Okay. I’m writing down and posting right now how I think about this (so forgive the half-baked nature of the writing, no image header, typos, etc.) because I don’t want to miss out on what’s going through my mind as I experience this. While I want to abide by the counsel I give, I’ll risk losing where I’m at in this specific sermon in order to help my fellow preachers for the long haul. Here’s the counsel:

If in sermon study, you find your heart beating faster, tears of joy/sorrow/excitement forming, and you feel led to worship God, stay right there! Don’t move! For you stand upon the ground whence the heart of the sermon should flow.

This is happening to me right now as I’m preparing the message on Luke 8:22-25. I’m not even in that specific text but doing work to help unfold that text for modern hearers. I’m working through a biblical theology, if you will, of God, water, and chaos.

The Bible is clear: God is Lord over chaos! And to see the litany of works where Yahweh not only conquers the waters but uses them to do his bidding (and looking forward to the day where “the sea was no more”) – has overwhelmed me. I’m in tears. I’m overwhelmed with the greatness of God (and him in Christ!), the goodness of Jesus to me, the grandness of the plan of redemption being workout out in history, and more things that I can piece out from what my heart is aflutter with.

It leads me to worship right now! To put on music that gives a soundtrack to what my heart is feeling and my head is awash in.

And I don’t want to leave my computer. I want to stay here. I want to preach whatever this is as the emotional heart of my message. Whatever I say on Sunday (which is obviously connected to what I’m studying), I want my hearers more than to know what I’m feeling, I want them to feel what I’m feeling. I want to share it. I want them to also experience the wonder and glory and grandeur of God in Christ.

If you get these moments in study. Stop. Don’t move. Stay right there. Soak up every feeling, every tear, every hand raised, every knee dropped on the floor, whatever the response, just know you’ve hit upon the greatest emotional center that you can discover in a sermon – your own!

Now, pray that God would be as gracious to the congregation in the preaching of the message as he’s been to you in the preparation for it.

Preacher, seek to be overwhelmed in your study and be grateful for the gift that it is.

Okay…back to the study.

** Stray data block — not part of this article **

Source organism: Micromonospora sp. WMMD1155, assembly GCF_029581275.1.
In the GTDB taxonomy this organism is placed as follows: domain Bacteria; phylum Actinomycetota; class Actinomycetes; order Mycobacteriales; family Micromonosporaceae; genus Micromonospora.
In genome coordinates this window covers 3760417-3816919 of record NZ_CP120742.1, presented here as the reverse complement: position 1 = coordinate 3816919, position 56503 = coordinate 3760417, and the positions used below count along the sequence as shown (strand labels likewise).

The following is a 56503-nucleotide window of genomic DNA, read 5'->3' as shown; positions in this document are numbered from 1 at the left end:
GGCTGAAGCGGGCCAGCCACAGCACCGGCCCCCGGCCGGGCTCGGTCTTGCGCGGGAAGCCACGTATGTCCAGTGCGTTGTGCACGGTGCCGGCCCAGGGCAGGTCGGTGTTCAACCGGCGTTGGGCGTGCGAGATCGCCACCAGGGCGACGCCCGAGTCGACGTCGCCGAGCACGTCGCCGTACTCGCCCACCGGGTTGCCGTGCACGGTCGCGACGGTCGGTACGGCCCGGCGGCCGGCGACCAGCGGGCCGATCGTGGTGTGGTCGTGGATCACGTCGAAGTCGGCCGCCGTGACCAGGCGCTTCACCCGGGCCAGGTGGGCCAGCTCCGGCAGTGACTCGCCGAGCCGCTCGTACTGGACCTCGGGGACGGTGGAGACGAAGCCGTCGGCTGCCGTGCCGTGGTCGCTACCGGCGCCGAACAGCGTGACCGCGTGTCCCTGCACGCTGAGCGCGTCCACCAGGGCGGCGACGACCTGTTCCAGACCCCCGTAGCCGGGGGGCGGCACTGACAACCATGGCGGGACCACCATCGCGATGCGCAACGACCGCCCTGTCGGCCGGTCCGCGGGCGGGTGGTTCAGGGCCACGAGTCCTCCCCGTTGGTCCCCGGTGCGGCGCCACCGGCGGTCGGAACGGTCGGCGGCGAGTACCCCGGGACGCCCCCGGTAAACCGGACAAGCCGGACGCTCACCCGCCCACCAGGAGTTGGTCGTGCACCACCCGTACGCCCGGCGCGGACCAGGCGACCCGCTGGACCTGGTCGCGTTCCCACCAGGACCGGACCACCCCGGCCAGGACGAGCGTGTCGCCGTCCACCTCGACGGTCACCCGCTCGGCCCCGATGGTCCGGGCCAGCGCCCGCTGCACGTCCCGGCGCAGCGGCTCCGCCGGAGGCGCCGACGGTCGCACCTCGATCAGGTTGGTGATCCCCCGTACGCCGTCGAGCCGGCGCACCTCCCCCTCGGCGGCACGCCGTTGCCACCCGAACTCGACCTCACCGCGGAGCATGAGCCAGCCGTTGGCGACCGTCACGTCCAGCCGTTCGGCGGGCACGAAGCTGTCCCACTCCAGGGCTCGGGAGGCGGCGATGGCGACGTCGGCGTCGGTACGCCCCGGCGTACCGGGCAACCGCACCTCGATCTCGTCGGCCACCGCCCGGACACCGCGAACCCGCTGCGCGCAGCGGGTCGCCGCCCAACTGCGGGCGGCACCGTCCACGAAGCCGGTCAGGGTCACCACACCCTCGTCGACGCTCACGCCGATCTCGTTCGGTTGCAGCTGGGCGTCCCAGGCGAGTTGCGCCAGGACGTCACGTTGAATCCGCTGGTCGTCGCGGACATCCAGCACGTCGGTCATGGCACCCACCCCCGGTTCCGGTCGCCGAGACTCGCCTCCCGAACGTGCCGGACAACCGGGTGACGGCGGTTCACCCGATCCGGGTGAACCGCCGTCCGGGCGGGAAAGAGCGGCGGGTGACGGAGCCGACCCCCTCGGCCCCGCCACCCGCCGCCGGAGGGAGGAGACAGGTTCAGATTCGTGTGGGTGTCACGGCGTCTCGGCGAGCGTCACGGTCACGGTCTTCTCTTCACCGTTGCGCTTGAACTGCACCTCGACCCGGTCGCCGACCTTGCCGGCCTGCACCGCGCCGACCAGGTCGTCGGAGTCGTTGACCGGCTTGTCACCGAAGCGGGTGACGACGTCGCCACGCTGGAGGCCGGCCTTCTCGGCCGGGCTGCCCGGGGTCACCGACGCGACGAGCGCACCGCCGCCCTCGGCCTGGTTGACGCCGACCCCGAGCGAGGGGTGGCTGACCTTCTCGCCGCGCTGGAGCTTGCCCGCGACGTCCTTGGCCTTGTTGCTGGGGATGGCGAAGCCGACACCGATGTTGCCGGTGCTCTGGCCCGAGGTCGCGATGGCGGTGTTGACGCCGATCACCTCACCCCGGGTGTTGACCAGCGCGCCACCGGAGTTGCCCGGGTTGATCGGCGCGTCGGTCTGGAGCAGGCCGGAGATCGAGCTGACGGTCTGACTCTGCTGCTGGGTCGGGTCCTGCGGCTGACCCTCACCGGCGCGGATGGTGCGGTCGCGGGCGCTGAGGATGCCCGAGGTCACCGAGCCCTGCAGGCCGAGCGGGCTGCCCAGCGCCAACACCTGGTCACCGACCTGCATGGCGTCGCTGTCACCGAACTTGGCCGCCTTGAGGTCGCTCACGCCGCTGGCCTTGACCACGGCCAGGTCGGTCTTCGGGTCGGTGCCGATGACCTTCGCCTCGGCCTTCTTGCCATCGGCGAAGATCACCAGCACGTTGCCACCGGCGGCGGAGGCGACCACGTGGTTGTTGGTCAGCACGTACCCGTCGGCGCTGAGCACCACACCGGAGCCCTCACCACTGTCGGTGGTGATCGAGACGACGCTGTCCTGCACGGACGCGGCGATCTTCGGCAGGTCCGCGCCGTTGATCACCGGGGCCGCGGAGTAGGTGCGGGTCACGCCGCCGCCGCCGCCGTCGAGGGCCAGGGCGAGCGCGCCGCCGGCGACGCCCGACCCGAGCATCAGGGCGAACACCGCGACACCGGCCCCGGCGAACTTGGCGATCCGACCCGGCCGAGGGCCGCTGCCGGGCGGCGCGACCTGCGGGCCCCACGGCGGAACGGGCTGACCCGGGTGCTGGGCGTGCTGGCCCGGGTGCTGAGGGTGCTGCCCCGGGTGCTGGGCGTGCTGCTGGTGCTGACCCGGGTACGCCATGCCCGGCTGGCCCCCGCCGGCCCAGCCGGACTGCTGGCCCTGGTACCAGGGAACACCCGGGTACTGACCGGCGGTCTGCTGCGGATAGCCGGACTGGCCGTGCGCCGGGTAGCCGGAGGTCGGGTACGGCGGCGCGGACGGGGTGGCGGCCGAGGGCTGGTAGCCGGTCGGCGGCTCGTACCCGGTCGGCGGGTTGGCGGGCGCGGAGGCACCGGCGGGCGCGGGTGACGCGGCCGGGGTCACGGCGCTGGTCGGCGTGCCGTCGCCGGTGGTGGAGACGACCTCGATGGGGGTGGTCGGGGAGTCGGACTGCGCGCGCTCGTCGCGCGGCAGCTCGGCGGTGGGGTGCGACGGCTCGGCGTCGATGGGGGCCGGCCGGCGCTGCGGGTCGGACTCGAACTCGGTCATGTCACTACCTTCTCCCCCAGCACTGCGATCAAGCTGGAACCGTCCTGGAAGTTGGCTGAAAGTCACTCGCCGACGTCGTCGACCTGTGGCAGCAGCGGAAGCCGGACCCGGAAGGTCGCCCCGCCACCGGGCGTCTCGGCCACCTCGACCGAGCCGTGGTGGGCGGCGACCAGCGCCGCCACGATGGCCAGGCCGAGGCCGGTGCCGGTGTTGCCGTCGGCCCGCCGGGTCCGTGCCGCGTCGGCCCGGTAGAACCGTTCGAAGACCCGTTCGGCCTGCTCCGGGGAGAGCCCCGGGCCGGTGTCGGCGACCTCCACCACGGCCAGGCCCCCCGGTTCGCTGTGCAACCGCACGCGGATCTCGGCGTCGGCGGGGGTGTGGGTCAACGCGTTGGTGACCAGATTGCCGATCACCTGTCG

I love to read. Over the years I’ve seen a consistency of certain attitudes and actions concerning the things I read. Here are some of my quirky unwritten rules of reading:

  1. I confess that I must read every footnote or endnote in a book or I feel like I haven’t really read the book.
  2. Don’t buy books (that have been made into movies) with movie poster covers. Buy the literary cover if available.
  3. Reading the inside flap of a novel’s dust jacket is like taking the risk of watching a movie trailer: it may give away too much of the story and ruin it for you. This is also why you absolutely don’t read guest author ‘Introductions’ that preface books until AFTER reading the novel.
  4. Never watch the movie before you read the book.
  5. If I lend you a book I expect it to be returned in the condition it was given. Additionally, if you write in it, we may never be friends again. In fact, I may contract a hitman.
  6. If I don’t return your book as I received it, get ready to receive a new book from me.
  7. For getting a good novel my first move is the library not Amazon. Why pay for something (online) that you’ve already paid for (in taxes) at your local library? Plus, my local library is awesome.
  8. If the cover has permanent badges which say Oprah Book Club or Soon to be a Motion Picture, etc., I look for a different cover.
  9. Don’t ask for any of my Cormac McCarthy 1st edition books. They’re not on the loan list. But feel free to add to the collection.
  10. With rare exceptions, I don’t buy a book unless I’m going to read it within a few months if not weeks.
  11. If I start a book I have to finish it. No matter what. No incomplete reads (unless a reference book).
  12. Use bookmarks. Dogearing a book is like keying your own car.
  13. I don’t read two novels at the same time. Only one kid on the diving board a pop.
  14. I kinda judge a book by its cover.
  15. If you read the end of the book before actually getting there by reading it from the start…GET OUT
  16. If you see me reading a book you’ve read, it’s great that you tell me you loved it (and generally why) but if you reveal plot-wise why that was the case you’re dead to me.

#myunwrittenrulesofreading

 

Technically, now #myformerlyunwrittenrulesofreading